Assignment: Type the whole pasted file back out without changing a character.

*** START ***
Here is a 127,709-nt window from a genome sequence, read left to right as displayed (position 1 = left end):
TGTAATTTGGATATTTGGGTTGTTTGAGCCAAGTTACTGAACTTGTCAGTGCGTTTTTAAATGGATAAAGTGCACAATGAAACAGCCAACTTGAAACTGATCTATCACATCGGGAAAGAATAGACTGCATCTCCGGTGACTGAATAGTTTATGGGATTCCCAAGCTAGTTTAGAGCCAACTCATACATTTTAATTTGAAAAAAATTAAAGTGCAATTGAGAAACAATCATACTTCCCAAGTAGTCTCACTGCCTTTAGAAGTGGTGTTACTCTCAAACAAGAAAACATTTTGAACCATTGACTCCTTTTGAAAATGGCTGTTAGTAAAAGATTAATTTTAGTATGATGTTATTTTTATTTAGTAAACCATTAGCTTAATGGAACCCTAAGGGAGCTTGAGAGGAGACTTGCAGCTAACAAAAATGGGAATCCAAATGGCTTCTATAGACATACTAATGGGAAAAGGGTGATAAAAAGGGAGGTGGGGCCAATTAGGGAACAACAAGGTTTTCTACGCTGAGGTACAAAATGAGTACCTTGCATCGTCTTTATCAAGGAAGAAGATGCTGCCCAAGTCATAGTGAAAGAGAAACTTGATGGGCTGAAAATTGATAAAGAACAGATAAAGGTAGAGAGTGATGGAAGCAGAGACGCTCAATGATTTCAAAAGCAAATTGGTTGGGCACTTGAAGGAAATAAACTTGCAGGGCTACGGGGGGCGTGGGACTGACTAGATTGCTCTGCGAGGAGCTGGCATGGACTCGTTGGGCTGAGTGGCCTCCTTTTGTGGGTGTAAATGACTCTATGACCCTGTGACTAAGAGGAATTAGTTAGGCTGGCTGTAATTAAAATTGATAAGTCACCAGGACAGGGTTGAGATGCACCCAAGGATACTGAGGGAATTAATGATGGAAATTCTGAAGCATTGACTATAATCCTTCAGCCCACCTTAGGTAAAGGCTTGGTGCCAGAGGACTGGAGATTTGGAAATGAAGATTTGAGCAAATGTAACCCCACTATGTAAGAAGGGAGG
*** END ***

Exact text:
Here is a 127,709-nt window from a genome sequence, read left to right as displayed (position 1 = left end):
TGTAATTTGGATATTTGGGTTGTTTGAGCCAAGTTACTGAACTTGTCAGTGCGTTTTTAAATGGATAAAGTGCACAATGAAACAGCCAACTTGAAACTGATCTATCACATCGGGAAAGAATAGACTGCATCTCCGGTGACTGAATAGTTTATGGGATTCCCAAGCTAGTTTAGAGCCAACTCATACATTTTAATTTGAAAAAAATTAAAGTGCAATTGAGAAACAATCATACTTCCCAAGTAGTCTCACTGCCTTTAGAAGTGGTGTTACTCTCAAACAAGAAAACATTTTGAACCATTGACTCCTTTTGAAAATGGCTGTTAGTAAAAGATTAATTTTAGTATGATGTTATTTTTATTTAGTAAACCATTAGCTTAATGGAACCCTAAGGGAGCTTGAGAGGAGACTTGCAGCTAACAAAAATGGGAATCCAAATGGCTTCTATAGACATACTAATGGGAAAAGGGTGATAAAAAGGGAGGTGGGGCCAATTAGGGAACAACAAGGTTTTCTACGCTGAGGTACAAAATGAGTACCTTGCATCGTCTTTATCAAGGAAGAAGATGCTGCCCAAGTCATAGTGAAAGAGAAACTTGATGGGCTGAAAATTGATAAAGAACAGATAAAGGTAGAGAGTGATGGAAGCAGAGACGCTCAATGATTTCAAAAGCAAATTGGTTGGGCACTTGAAGGAAATAAACTTGCAGGGCTACGGGGGGCGTGGGACTGACTAGATTGCTCTGCGAGGAGCTGGCATGGACTCGTTGGGCTGAGTGGCCTCCTTTTGTGGGTGTAAATGACTCTATGACCCTGTGACTAAGAGGAATTAGTTAGGCTGGCTGTAATTAAAATTGATAAGTCACCAGGACAGGGTTGAGATGCACCCAAGGATACTGAGGGAATTAATGATGGAAATTCTGAAGCATTGACTATAATCCTTCAGCCCACCTTAGGTAAAGGCTTGGTGCCAGAGGACTGGAGATTTGGAAATGAAGATTTGAGCAAATGTAACCCCACTATGTAAGAAGGGAGG